We set out to find working models for as many origins as possible, to prove the case that coffee can be a viable business in diverse landscapes. With increased income through quality coffee, there is more space and freedom to invest in scalable quality, as well as small-scale experimentation. Think of upgraded cherry processing, more accessible and professional mills that reduce losses and shorten the supply chain, a closer link between cup quality feedback and the farmers themselves, and a firmer grip on the variables that affect flavor development in the more nuanced microlots. All of these things have direct and positive economic impact which ultimately will trigger an upward spiral.

In this way, we can preserve and stimulate growth throughout the coffee world, not only in the already thriving environments, and we are able to celebrate coffee for its uniqueness, not as a simple commodity.

Quality as the gateway to regenerative farming
There is a clear link between farmers that pay attention to the quality coming out of their farm, and those that pay attention to the environment they are a part of. When we actively work on on-farm practices to improve quality, we are also able to pinpoint ways that a regenerative approach can enhance this. When a higher income is possible through a higher quality and subsequently higher value product, the regenerative conversation becomes more open and less restricted by consequences on yields. In short, we intend to prove that farmers are more likely to achieve a higher and more sustainable net income by focusing on quality within a regenerative structure, as opposed to only one or neither of these approaches.

So what does quality improvement look like in practice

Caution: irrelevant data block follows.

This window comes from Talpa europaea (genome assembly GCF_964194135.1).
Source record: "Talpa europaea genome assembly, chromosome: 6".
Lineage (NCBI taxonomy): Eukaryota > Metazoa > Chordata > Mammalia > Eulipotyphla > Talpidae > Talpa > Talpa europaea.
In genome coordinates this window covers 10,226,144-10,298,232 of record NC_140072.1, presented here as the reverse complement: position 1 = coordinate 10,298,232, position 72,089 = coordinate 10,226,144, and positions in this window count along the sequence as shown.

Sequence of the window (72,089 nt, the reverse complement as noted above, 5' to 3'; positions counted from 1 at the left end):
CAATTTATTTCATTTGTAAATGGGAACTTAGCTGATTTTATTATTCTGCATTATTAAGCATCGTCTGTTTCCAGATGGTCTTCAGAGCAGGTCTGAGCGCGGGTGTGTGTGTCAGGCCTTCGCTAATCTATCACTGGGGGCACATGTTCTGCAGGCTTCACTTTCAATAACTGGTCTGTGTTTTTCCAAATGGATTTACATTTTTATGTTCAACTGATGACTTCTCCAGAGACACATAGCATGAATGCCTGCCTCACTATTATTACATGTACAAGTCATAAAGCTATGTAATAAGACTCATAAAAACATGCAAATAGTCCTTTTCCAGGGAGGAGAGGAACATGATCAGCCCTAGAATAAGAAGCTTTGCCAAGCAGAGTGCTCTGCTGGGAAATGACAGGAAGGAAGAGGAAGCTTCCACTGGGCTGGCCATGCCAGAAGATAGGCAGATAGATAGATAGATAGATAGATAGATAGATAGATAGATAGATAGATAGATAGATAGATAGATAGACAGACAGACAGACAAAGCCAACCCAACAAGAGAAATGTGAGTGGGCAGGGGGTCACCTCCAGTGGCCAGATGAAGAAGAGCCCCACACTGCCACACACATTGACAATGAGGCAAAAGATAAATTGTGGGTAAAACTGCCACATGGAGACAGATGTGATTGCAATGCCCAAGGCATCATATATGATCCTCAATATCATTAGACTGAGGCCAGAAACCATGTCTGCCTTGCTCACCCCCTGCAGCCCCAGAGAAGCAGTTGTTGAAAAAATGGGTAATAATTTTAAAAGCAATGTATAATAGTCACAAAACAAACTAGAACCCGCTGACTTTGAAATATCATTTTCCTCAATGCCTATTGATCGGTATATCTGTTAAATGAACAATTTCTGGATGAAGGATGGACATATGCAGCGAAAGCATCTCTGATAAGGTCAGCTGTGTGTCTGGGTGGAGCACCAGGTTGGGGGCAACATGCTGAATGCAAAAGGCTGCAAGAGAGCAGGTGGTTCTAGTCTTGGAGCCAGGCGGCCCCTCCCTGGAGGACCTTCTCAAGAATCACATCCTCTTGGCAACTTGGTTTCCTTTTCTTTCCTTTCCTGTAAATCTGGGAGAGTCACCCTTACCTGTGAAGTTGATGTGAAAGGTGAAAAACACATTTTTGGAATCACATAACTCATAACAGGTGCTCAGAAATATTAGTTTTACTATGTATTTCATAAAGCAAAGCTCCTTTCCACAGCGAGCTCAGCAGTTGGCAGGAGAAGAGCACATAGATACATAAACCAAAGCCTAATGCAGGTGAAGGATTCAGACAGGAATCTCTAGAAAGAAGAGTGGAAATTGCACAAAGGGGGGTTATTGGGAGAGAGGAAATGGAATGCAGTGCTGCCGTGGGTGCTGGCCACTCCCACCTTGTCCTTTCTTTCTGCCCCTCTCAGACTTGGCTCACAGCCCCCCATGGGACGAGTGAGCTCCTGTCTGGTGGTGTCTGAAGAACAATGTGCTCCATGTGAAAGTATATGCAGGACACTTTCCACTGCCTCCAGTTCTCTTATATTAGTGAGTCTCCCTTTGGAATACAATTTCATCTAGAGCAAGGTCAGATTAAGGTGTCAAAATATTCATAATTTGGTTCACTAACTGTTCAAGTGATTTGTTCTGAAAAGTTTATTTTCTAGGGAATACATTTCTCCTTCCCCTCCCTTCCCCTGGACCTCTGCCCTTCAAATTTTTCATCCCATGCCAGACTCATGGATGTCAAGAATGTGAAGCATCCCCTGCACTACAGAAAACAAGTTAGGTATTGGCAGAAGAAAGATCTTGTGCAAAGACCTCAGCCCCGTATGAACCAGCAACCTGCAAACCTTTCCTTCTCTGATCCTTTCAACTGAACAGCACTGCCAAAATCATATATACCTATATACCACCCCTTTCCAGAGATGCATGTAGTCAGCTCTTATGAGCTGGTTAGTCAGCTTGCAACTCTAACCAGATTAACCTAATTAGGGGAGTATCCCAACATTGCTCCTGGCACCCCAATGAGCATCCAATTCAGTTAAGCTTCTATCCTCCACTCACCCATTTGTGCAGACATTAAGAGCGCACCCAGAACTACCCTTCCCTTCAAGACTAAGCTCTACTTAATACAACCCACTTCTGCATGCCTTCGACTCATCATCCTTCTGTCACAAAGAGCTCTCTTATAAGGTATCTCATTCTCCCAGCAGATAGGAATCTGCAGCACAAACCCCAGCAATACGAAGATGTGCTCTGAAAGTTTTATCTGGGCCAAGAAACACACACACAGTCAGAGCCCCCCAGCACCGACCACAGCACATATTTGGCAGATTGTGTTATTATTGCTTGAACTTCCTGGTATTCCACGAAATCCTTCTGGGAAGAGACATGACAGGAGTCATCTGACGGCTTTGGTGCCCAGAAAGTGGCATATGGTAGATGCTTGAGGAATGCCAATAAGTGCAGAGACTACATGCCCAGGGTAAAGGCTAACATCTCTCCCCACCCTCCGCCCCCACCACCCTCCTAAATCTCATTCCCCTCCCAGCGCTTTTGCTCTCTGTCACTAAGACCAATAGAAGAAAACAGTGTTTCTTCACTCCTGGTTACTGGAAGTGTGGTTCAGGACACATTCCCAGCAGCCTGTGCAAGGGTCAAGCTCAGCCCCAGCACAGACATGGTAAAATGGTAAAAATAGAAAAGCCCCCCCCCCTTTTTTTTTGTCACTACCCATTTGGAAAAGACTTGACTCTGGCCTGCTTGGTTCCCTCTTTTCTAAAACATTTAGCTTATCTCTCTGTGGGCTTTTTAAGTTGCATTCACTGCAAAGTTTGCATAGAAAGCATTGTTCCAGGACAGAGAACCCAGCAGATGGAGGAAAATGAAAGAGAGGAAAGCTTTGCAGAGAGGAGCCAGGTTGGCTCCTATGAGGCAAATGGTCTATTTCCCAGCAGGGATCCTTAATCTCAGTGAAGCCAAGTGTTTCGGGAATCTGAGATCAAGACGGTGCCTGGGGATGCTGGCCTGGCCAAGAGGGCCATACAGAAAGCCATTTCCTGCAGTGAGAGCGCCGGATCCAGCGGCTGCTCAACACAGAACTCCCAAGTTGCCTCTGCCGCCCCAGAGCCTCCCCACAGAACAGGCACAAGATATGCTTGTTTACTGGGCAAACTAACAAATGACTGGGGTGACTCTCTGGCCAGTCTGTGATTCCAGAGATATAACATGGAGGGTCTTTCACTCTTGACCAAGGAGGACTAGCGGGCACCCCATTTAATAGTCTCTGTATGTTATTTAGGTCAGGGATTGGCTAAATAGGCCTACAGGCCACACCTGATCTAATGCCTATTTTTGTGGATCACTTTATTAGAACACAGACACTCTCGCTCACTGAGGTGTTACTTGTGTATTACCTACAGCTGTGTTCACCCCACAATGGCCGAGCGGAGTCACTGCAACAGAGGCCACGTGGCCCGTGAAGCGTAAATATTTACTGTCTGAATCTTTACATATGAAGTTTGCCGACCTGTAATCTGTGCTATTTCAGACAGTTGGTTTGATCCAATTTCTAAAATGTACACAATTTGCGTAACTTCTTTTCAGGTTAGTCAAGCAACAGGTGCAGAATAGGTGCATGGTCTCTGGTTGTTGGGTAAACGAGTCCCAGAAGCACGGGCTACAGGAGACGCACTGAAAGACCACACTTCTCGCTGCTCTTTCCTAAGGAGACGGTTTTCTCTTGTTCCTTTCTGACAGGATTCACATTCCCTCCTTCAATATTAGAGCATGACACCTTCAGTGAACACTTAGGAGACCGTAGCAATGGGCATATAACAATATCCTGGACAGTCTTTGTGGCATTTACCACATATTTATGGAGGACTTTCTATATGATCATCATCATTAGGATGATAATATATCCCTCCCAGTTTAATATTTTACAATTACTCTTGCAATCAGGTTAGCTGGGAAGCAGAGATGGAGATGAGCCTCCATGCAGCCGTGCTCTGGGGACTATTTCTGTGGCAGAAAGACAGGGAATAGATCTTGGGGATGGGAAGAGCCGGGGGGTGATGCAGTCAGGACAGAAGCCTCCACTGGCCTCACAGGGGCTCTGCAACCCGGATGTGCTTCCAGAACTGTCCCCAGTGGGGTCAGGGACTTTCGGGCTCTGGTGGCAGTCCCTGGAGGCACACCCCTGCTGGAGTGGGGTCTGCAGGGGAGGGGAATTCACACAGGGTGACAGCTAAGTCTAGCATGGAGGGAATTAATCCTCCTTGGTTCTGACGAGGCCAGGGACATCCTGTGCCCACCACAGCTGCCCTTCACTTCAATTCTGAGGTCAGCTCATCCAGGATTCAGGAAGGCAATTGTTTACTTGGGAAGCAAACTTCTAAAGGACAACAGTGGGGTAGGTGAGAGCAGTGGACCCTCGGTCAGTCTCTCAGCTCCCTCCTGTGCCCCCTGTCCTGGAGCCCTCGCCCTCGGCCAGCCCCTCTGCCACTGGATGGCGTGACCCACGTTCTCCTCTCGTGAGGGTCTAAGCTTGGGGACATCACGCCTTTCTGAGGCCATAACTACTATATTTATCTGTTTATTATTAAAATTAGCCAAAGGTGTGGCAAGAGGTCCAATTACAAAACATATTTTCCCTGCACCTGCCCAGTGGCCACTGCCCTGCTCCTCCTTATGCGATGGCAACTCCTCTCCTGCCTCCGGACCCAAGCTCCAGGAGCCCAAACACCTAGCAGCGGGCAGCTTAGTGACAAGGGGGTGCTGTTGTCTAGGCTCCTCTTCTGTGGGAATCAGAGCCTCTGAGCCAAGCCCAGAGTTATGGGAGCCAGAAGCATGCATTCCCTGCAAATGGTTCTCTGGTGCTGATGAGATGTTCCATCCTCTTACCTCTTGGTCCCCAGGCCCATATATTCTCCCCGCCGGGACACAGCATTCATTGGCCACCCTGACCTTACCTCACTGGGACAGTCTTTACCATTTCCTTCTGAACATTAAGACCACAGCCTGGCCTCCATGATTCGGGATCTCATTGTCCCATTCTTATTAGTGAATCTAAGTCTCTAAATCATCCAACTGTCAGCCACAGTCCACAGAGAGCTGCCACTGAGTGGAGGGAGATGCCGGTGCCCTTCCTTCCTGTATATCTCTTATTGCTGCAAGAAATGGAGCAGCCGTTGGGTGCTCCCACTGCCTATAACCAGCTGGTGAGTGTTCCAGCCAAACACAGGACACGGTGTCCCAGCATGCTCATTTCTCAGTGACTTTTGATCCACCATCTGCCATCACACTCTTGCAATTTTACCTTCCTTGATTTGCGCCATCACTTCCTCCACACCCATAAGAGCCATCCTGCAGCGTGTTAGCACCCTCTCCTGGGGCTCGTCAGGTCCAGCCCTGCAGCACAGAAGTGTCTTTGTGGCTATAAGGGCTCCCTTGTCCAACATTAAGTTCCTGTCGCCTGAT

Quality improvement can be done in multiple ways. Here are some examples.

Shared risk in experimentation
Is there already specialty quality being produced, or is this within reach in 2-3 years time? This is one of the questions on our sourcing checklist when onboarding new origins, and it seeks to maximize the value of high potential coffee. This means we’re always curious for ways in which we can pull even more flavor out of the cherries we work with, and find ways to do this that not just serve a hip specialty trend but have economic potential for both farmers and cooperatives.

In Honduras we co-funded a fermentation workshop from Lucia Soles, an ex-winemaker turned post-harvest processing guru, in order to further expose farmers at Cafesmo to the opportunities for low intervention processing methods to increase quality. In the subsequent year, we purchased our first micro lot from Cafesmo, and look forward to many more to come. Apart from being able to experience some amazing and unique profiles out of Honduras, our aim is to provide a consistent market for higher quality coffees and in some small way incentivise its production from a wider group of farmers. With this, Cafesmo has higher marketability, farmers have diversified incomes and an overall higher profit as a result.

At the same time, we maintain focus together with Cafesmo on the quality of the larger scale lots. As we scale with the El Pinal group of farmers, we are in a continuous feedback loop to address the challenges that come out of scaling quality coffee, and follow Hidardo’s lead in how we can use our partnership to maintain and incentivise realizing full quality potential.